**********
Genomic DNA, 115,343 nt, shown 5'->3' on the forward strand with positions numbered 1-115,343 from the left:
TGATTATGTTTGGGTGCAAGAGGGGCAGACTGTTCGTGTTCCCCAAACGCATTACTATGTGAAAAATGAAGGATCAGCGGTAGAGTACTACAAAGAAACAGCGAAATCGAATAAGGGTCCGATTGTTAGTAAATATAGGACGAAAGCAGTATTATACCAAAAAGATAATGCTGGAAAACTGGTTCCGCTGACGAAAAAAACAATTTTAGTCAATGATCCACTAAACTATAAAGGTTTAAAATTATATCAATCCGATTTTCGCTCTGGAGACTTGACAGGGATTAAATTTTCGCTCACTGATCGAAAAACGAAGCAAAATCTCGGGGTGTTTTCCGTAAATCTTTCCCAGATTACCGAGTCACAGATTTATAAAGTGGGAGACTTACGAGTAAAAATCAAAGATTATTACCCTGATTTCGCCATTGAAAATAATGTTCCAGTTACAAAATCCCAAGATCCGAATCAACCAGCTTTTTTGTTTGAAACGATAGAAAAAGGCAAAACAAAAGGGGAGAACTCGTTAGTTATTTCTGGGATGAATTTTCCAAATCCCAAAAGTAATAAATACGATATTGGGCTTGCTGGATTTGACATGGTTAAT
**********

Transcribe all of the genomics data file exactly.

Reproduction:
Genomic DNA, 115,343 nt, shown 5'->3' on the forward strand with positions numbered 1-115,343 from the left:
TGATTATGTTTGGGTGCAAGAGGGGCAGACTGTTCGTGTTCCCCAAACGCATTACTATGTGAAAAATGAAGGATCAGCGGTAGAGTACTACAAAGAAACAGCGAAATCGAATAAGGGTCCGATTGTTAGTAAATATAGGACGAAAGCAGTATTATACCAAAAAGATAATGCTGGAAAACTGGTTCCGCTGACGAAAAAAACAATTTTAGTCAATGATCCACTAAACTATAAAGGTTTAAAATTATATCAATCCGATTTTCGCTCTGGAGACTTGACAGGGATTAAATTTTCGCTCACTGATCGAAAAACGAAGCAAAATCTCGGGGTGTTTTCCGTAAATCTTTCCCAGATTACCGAGTCACAGATTTATAAAGTGGGAGACTTACGAGTAAAAATCAAAGATTATTACCCTGATTTCGCCATTGAAAATAATGTTCCAGTTACAAAATCCCAAGATCCGAATCAACCAGCTTTTTTGTTTGAAACGATAGAAAAAGGCAAAACAAAAGGGGAGAACTCGTTAGTTATTTCTGGGATGAATTTTCCAAATCCCAAAAGTAATAAATACGATATTGGGCTTGCTGGATTTGACATGGTTAAT